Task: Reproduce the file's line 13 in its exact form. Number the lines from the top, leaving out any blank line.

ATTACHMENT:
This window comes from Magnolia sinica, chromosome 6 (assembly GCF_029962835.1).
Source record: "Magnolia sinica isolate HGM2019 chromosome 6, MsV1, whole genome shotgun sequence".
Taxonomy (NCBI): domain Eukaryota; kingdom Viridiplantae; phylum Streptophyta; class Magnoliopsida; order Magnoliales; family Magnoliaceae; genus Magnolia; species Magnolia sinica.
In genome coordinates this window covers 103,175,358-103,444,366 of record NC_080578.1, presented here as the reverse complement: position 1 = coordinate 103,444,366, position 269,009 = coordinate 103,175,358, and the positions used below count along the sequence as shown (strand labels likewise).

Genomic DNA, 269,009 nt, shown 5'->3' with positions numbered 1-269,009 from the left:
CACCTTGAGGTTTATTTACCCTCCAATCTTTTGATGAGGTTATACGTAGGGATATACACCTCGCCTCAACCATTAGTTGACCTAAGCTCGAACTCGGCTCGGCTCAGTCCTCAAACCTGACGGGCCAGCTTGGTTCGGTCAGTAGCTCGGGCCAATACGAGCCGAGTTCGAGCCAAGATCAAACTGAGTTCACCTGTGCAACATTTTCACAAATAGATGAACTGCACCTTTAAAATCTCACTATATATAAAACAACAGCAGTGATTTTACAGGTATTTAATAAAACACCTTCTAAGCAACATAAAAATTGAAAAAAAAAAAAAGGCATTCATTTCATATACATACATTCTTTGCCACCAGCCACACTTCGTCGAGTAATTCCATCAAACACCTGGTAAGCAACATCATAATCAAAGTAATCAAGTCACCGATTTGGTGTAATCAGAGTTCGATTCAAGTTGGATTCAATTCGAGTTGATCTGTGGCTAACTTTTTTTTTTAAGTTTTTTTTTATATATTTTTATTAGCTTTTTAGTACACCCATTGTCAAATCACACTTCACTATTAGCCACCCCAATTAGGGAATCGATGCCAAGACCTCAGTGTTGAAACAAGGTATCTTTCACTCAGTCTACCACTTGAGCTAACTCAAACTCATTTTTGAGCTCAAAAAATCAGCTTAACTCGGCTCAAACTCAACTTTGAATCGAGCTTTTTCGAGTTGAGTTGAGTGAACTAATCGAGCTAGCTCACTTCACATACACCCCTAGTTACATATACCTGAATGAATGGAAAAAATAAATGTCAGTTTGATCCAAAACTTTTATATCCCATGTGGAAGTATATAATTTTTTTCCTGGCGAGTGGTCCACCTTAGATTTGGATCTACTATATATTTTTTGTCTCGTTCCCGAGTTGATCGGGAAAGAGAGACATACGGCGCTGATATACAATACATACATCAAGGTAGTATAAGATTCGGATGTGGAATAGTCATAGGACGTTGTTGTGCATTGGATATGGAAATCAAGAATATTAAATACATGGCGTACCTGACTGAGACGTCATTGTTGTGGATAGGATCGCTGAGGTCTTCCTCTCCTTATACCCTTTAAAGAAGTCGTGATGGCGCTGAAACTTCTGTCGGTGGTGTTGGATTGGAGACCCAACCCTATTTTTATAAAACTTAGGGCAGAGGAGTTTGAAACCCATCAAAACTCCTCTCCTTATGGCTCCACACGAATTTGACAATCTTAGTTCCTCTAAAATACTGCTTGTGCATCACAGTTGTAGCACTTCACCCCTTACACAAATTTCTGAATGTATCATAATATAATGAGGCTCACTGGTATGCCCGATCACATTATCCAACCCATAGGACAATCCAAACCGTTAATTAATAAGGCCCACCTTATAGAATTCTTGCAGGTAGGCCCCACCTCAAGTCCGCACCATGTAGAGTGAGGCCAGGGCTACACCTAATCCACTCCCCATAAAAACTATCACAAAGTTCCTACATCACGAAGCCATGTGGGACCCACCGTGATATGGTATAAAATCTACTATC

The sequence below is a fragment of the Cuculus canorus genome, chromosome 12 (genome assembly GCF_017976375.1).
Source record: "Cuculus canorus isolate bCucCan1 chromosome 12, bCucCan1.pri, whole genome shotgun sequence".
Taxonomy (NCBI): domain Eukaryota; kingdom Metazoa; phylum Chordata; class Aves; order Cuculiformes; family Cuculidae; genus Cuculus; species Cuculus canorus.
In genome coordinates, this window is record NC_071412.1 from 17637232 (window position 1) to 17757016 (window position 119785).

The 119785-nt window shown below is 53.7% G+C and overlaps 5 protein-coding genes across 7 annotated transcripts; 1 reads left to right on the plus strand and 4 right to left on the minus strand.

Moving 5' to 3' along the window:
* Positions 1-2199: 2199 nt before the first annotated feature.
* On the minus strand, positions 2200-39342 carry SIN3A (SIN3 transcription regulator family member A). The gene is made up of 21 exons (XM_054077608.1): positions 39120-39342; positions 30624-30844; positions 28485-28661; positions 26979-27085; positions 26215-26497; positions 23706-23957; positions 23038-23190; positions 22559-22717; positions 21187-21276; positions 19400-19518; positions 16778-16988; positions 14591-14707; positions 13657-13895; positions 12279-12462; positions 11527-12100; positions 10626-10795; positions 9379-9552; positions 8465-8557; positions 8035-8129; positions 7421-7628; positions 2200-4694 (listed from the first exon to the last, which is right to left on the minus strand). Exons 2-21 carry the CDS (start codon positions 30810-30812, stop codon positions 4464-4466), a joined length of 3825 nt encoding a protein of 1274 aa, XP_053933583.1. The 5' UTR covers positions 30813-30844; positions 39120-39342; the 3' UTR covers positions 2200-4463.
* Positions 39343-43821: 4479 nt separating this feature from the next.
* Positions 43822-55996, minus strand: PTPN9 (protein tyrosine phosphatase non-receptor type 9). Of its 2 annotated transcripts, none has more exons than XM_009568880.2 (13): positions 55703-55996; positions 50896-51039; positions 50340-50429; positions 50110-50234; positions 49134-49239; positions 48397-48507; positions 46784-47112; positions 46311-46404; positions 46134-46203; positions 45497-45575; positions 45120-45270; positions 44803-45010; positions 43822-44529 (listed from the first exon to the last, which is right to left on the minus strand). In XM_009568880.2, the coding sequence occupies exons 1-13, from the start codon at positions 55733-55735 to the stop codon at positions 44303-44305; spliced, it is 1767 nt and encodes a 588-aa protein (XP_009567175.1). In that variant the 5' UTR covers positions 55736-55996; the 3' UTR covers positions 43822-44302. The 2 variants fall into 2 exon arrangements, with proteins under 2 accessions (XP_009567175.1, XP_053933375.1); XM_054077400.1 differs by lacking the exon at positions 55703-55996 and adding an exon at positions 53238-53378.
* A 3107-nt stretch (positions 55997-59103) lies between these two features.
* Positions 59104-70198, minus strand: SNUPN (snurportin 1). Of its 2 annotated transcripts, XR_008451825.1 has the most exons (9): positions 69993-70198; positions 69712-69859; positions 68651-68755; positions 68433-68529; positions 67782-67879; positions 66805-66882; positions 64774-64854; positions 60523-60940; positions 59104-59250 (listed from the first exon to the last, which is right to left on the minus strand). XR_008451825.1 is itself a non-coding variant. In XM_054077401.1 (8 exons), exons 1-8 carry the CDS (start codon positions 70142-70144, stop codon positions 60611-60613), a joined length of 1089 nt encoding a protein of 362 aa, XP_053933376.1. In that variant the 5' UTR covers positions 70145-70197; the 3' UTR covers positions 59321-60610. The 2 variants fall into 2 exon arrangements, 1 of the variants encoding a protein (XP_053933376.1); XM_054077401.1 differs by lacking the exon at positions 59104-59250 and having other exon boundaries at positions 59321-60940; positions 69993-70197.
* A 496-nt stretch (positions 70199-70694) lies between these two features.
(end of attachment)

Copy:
* Positions 1-2199: 2199 nt before the first annotated feature.